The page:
KPMG reports strong insurance-industry performance

KPMG reports strong insurance-industry performance | Insurance Business Australia

KPMG reports strong insurance-industry performance

The insurance industry has posted a 4% increase in profits to $5.01bn in the 12 months to June 30; while gross written premiums dropped 1% to $4.27bn, largely due to the one-off impact of regulatory changes to the compulsory third-party in NSW, according to KPMG Australia’s annual General Insurance Industry Review.

“While the industry’s headline profit-growth figure appears modest, it must be remembered that this was on the back of an exceptionally strong performance last year,” said Scott Guse, KPMG insurance partner. “To maintain that level rather than falling back is actually a very creditable showing. Favourable net perils experience and higher-than-expected reserve releases contributed to this result, which reinforces our view that the sector is on a cyclical upswing.”

KPMG said claims cost also improved, with loss ratio dropping 0.8% to 62.7%, due to the relative increase in net earned premiums offsetting the 1% rise in net incurred claims. Gross incurred claims, meanwhile, fell by 6%, due to benign catastrophe-claims experience and higher reserve/risk-margin releases.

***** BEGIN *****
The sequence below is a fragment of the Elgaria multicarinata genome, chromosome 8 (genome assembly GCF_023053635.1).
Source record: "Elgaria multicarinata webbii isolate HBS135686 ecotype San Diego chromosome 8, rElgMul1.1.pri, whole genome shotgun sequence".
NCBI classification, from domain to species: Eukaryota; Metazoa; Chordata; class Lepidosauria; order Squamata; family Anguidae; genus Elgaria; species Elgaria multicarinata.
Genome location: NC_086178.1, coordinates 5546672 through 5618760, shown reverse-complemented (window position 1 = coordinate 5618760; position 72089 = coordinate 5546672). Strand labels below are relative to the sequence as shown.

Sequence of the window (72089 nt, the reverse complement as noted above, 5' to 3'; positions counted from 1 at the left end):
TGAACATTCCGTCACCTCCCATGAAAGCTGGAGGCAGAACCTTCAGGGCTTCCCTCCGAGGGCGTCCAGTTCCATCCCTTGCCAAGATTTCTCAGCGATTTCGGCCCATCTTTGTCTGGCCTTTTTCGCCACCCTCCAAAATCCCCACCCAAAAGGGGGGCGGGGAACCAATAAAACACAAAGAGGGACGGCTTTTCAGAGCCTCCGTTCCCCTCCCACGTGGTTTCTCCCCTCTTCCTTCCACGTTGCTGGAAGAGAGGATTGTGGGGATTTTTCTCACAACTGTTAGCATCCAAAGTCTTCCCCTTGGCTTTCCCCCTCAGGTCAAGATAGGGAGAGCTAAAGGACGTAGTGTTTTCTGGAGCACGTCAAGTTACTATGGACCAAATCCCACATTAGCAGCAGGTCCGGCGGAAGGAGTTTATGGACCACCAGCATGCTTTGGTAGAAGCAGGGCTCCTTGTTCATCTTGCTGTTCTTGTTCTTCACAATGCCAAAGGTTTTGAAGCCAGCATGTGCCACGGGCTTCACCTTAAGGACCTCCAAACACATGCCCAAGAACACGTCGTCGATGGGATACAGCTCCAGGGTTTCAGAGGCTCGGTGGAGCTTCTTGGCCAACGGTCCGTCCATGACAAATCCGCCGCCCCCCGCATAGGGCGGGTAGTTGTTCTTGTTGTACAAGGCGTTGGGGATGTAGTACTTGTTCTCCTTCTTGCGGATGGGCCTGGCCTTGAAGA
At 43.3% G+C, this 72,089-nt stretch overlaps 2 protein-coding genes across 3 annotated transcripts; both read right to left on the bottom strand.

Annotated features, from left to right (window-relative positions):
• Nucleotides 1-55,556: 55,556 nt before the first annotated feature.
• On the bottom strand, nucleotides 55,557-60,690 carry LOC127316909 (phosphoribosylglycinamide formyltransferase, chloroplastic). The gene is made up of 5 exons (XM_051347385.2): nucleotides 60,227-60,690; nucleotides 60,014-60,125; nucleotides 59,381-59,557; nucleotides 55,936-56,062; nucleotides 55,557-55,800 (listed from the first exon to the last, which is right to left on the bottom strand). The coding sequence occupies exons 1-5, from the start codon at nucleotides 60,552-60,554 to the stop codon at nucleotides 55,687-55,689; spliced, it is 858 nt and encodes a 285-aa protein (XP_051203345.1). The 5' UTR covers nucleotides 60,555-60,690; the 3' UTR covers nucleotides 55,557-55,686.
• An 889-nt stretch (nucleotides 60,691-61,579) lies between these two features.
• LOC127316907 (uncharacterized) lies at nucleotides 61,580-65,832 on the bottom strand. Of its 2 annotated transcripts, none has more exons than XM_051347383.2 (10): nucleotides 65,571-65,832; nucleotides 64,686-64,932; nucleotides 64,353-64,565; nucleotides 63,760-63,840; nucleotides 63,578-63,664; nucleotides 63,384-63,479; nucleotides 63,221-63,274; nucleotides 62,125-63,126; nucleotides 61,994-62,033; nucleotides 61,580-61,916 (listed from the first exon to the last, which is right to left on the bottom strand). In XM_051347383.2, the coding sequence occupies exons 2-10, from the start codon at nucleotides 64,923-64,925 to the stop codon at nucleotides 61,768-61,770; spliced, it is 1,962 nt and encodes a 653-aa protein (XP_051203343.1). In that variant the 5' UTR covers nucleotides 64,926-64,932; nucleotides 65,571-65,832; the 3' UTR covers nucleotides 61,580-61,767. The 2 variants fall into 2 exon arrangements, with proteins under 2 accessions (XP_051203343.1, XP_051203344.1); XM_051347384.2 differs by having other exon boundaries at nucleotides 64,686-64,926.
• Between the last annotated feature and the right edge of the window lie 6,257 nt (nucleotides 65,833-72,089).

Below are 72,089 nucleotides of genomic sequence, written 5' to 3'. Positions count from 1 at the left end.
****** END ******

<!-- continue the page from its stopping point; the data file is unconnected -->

The expense ratio saw a 0.2% drop from last year, reflecting continued strong cost discipline while the insurance margin rose by 0.2% to 16.2%.

Guse said the rise in insurance margin, a key metric in the sector, was driven by the digitalisation of customer communications and interactions, optimisation of sales and service programs, and redesigning of claims processes of major insurers.

“Technological advances globally continue at pace – although there is still room for improvement and we observe varied levels of progress by the established Australian insurers,” Guse said.

The industry saw a drop in investment income allocated to insurance funds, from $1.3bn in 2016/17 to $1.2bn this year, on account of the continued depressed interest-rate environment and conservative investment portfolios, KPMG said.